The 8 Nastiest Pitches From Sunday

The Nastiest Pitches from Sunday 8/21

Every morning, the We Love Baseball crew reviews the Nastiest Pitches from the previous day’s games in glorious high-definition GIFs. We want to bring you the highest caliber of nastiness possible, so if you see a nasty pitch, please tell us about it. You can tweet @PitcherList to let us know, and we’ll give you a shout-out here in the article if your tip makes the cut.

As a bonus for PL+ members, let us know about a pitch on the PL+ Discord in the Nasty Pitches Channeland if your suggestion is included the next day, you’ll be entered into a weekly drawing for a free T-shirt



Trevor Richards‘ Changeup




This changeup moves so much that Kirk has a hard time catching it. It almost has a knuckleball-like flutter to it. Richards has a 5.05 ERA and 1.49 WHIP, but it’s not his changeup’s fault. It has a 51.9% O-Swing%, 25.6% Swinging Strike%, and .229 wOBA.


Alek Manoah’s Sinker




This is a 3-0 sinker that finishes well off the plate that still gets Torres to swing at. Manoah is a young star and his sinker is a big part of that.


Charlie Morton’s Curveball




This pitch ends up way off the plate, but it gets a good young hitter in Jeremy Peña to chase. Morton has been making hitters do this for years now with this curveball. It’s his most used pitch this year at 37% and it has a 18.4% Swinging Strike% and .254 wOBA.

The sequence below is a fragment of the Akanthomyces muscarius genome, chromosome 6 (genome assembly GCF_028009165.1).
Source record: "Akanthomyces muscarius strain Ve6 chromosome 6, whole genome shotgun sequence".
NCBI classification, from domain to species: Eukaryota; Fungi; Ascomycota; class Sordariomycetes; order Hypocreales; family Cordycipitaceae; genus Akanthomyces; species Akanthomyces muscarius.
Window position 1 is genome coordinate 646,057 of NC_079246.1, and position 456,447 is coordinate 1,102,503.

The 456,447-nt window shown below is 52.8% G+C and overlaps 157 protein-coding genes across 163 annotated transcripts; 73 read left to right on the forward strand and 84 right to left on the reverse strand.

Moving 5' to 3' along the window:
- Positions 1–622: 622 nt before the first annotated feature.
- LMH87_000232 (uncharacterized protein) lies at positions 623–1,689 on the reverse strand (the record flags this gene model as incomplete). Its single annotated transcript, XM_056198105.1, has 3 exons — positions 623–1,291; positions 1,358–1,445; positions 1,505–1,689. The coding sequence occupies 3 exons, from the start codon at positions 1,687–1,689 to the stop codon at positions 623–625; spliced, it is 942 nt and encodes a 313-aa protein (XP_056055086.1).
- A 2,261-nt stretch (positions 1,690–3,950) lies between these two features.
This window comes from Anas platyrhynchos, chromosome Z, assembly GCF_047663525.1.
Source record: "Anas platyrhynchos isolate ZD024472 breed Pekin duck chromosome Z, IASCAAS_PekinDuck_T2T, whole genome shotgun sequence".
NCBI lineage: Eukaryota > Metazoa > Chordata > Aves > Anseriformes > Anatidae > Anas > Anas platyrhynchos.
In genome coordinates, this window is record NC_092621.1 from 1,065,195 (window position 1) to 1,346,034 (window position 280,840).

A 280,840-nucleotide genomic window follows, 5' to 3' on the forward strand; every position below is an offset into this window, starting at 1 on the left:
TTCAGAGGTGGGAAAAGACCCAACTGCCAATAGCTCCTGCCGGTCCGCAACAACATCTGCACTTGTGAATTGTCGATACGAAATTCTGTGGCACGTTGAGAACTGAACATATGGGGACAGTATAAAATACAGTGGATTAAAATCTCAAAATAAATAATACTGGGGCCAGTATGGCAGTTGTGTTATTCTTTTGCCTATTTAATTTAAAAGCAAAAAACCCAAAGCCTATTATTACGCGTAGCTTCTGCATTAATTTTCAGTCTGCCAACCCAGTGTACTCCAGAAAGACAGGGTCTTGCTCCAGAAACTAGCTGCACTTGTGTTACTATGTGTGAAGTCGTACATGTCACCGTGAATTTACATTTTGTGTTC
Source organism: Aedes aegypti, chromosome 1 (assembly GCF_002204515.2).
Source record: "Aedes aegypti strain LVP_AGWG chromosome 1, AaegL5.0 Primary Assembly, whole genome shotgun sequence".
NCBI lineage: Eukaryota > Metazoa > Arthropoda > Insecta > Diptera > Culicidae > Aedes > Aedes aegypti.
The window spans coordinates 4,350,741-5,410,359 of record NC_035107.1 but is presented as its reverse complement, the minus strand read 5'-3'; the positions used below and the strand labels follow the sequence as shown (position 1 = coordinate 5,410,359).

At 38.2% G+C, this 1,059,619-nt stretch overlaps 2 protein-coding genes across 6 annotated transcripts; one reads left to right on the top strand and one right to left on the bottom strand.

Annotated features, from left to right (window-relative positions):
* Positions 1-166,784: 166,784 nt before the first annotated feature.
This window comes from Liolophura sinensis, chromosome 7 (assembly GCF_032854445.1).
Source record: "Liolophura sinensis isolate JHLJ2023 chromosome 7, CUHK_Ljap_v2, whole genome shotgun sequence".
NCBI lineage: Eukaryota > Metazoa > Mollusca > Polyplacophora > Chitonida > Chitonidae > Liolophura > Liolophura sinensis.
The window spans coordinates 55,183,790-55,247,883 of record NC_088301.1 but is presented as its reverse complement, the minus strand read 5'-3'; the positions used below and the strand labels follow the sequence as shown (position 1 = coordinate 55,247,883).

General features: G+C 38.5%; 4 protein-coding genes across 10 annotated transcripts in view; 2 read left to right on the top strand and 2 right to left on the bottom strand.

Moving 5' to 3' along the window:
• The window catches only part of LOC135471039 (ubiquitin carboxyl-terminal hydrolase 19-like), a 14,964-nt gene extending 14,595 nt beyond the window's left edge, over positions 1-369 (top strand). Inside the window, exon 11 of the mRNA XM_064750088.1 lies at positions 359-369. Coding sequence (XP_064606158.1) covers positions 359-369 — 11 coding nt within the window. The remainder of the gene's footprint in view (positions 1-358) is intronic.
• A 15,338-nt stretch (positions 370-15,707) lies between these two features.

José Urquidy’s Curveball




This curveball takes a sudden sharp dive, making Michael Harris II look foolish. Urquidy’s curveball averages about 3.5 inches more drop than the average MLB curve. Despite this, it has gotten average to below-average results.


Camilo Doval’s Cutter




The velocity of this cutter from Doval reminds me of Emmanuel Clase. It doesn’t get much movement, but he hits the glove. Overall, Doval has been a solid reliever, but the cutter has just been OK. He only has 77 IP in his career, so this may improve with some tweaks.


Justin Steele’s Slider




Steele has been coming on of late. His slider has a .135 AVG, .170 wOBA, and 13.9% Hard Contact%. It also has about 300 more RPM and 4 inches more horizontal movement than the average MLB slider.


Alexis Díaz’s Slider




When sliders are located like this they are very successful. Díaz is rapidly becoming a dominant reliever. His player page has a lot of red on it, but what stands out the most is his 100th percentile extension.


Shohei Ohtani’s Slider



Ohtani misses his spot badly here, but it didn’t matter. He still created this awkward swing. His slider is the most used of his many pitches, at 36%. It gets good, but not excellent results. Apparently, it’s the only thing he is not amazing at.


What Was The Nastiest Pitch From 8/21?

Featured image by Justin Paradis (@JustParaDesigns of Twitter)


Andrew Krutz

Andrew writes for Pitcher List and is a lifelong New York Yankees fan. During the warmer months he can be found playing vintage baseball in the Catskill Mountains of Upstate New York.

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